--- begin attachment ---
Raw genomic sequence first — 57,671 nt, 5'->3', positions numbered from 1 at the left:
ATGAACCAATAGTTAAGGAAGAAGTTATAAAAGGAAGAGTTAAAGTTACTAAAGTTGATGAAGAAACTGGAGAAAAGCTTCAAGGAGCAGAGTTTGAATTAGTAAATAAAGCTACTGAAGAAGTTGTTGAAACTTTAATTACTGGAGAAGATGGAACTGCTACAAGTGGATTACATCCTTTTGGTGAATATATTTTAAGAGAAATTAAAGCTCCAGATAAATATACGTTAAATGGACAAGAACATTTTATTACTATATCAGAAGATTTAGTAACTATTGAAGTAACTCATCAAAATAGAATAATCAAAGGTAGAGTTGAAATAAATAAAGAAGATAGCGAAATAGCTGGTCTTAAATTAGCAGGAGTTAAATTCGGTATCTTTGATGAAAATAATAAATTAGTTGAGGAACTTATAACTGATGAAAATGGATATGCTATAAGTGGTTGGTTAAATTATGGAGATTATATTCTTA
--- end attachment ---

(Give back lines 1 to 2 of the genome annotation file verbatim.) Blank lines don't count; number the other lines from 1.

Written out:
Raw genomic sequence first — 57,671 nt, 5'->3', positions numbered from 1 at the left:
ATGAACCAATAGTTAAGGAAGAAGTTATAAAAGGAAGAGTTAAAGTTACTAAAGTTGATGAAGAAACTGGAGAAAAGCTTCAAGGAGCAGAGTTTGAATTAGTAAATAAAGCTACTGAAGAAGTTGTTGAAACTTTAATTACTGGAGAAGATGGAACTGCTACAAGTGGATTACATCCTTTTGGTGAATATATTTTAAGAGAAATTAAAGCTCCAGATAAATATACGTTAAATGGACAAGAACATTTTATTACTATATCAGAAGATTTAGTAACTATTGAAGTAACTCATCAAAATAGAATAATCAAAGGTAGAGTTGAAATAAATAAAGAAGATAGCGAAATAGCTGGTCTTAAATTAGCAGGAGTTAAATTCGGTATCTTTGATGAAAATAATAAATTAGTTGAGGAACTTATAACTGATGAAAATGGATATGCTATAAGTGGTTGGTTAAATTATGGAGATTATATTCTTA